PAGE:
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I have gone through several PID implementations and its tuning tutorials, documents and all. The Best tuning tutorial was PID-without-a-PhD.pdf . But has not been of much help. I can say it works some.

I am working on a Magnetic Levitation project. Please go through the link (Barry's Maglev) for an example. I am able to levitate the magnet keeping an aluminium plate below. Current progress: Video.

I want to perform it without the aluminium plate.

My question is how to start with graph plotting and all. I've seen and been attracted towards the graph only. Say take the PID-without-a-PhD.pdf file and just look at the plotted graphs. How to get that? which open tool to start with?

I have tried building and working on some self made graph plotting tool. The plotting against time is not satisfying, and hence the gain determination.

[If there are any self explanatory auto-tune algorithm available! : this is not my question now.]

I want to restart fresh with hard systematic approach. Any help will be god like helpful. I don't want to go with trail-n-error method. As that didn't help.

I am using AtMega2560, a coil, a stack of 2 neodymium magnet, a nicely working H-Bridge.

....Update1....

Also a hall sensor for feedback.

........

....Update2....

Now I have its transfer function with me. I am studying LTI Transient-Response Analysis using Python. The issue is I have a matrix of transfer functions. I might be wrong because what is called what, I don't know exactly. Will learn it soon.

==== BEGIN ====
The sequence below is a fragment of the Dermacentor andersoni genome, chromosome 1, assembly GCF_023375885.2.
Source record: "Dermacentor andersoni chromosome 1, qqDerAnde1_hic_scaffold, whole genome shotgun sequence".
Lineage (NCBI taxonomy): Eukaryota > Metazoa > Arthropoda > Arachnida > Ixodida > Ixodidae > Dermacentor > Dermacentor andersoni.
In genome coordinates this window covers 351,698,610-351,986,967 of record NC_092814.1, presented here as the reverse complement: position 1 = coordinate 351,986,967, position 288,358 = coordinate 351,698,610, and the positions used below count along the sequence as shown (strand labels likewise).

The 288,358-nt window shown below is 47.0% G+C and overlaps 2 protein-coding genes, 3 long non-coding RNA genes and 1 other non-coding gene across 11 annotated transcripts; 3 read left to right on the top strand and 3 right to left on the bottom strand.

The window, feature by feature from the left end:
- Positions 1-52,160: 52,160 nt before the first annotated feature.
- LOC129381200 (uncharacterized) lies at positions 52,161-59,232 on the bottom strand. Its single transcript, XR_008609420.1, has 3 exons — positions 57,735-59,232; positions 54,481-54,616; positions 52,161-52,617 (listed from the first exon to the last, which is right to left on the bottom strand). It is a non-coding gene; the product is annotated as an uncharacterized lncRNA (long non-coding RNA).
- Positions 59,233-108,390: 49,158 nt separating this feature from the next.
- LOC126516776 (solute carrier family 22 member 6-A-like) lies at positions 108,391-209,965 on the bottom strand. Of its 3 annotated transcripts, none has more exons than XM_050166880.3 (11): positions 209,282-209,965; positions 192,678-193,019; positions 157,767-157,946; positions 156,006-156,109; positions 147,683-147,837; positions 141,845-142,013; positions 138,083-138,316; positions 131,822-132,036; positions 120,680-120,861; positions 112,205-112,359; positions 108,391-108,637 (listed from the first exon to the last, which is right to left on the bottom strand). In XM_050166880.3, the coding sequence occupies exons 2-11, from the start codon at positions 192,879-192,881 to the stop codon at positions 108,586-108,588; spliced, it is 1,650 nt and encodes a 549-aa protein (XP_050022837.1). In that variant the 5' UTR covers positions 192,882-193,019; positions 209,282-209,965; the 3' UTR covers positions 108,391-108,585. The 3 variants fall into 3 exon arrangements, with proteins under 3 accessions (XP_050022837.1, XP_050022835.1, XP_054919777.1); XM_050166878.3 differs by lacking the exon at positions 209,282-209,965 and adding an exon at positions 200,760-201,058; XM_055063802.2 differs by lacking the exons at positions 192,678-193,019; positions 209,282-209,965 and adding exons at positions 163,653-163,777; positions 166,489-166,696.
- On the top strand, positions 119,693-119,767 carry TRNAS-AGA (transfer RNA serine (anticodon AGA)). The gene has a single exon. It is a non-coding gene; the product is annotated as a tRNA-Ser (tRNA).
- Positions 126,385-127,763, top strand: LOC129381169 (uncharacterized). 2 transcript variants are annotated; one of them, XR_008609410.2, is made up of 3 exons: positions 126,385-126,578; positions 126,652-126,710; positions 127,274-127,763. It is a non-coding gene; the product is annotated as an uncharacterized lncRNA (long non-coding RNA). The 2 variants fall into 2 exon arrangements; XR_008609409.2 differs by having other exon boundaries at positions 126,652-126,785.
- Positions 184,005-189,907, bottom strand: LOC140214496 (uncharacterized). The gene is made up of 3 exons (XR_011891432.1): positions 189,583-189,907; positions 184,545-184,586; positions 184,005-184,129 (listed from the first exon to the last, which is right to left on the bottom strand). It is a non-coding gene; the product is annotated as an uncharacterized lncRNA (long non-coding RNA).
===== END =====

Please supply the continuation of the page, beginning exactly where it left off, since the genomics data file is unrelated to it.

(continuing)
........

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  • \$\begingroup\$ What is the hall effect sensor measuring? Do you have direct measurement of ball position? In the last maglev system I worked with it as done with photo detectors and LEDs - IR I believe. \$\endgroup\$ – AngryEE Feb 17 '12 at 17:34
  • \$\begingroup\$ Yes I am measuring the position directly. The unit is not distance for now. But yes I can relate the sensor output with distance. Which is not needed currently. In short the system can know where the ball is, magnet rather. :) N its nice that you already have experience in Maglev. \$\endgroup\$ – Rick2047 Feb 18 '12 at 9:07
  • \$\begingroup\$ If you have only one sensor (displacement sensor) and one actuator (force), then you should have only one transfer function. Why/how do you have a matrix of transfer functions? \$\endgroup\$ – nibot Feb 20 '12 at 9:05
  • \$\begingroup\$ @nibot Because gravity is exerting another force. So total two forces and one sensor. :) \$\endgroup\$ – Rick2047 Feb 20 '12 at 16:01
  • \$\begingroup\$ The force of gravity is constant. And, you don't control it. So: no transfer function. \$\endgroup\$ – nibot Feb 21 '12 at 9:10
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Generally in industry this would be done with Matlab. If you're trying it on your own you have a few different options as far as numerical calculation/graph plotting software is concerned. First among them is SciLab - a program very like Matlab but open source and free. There are a couple of toolboxes that may or may not provide useful functions for designing and analyzing control systems: Control Design Tool (very popular it seems) and ADS CoLiSyS (much less popular).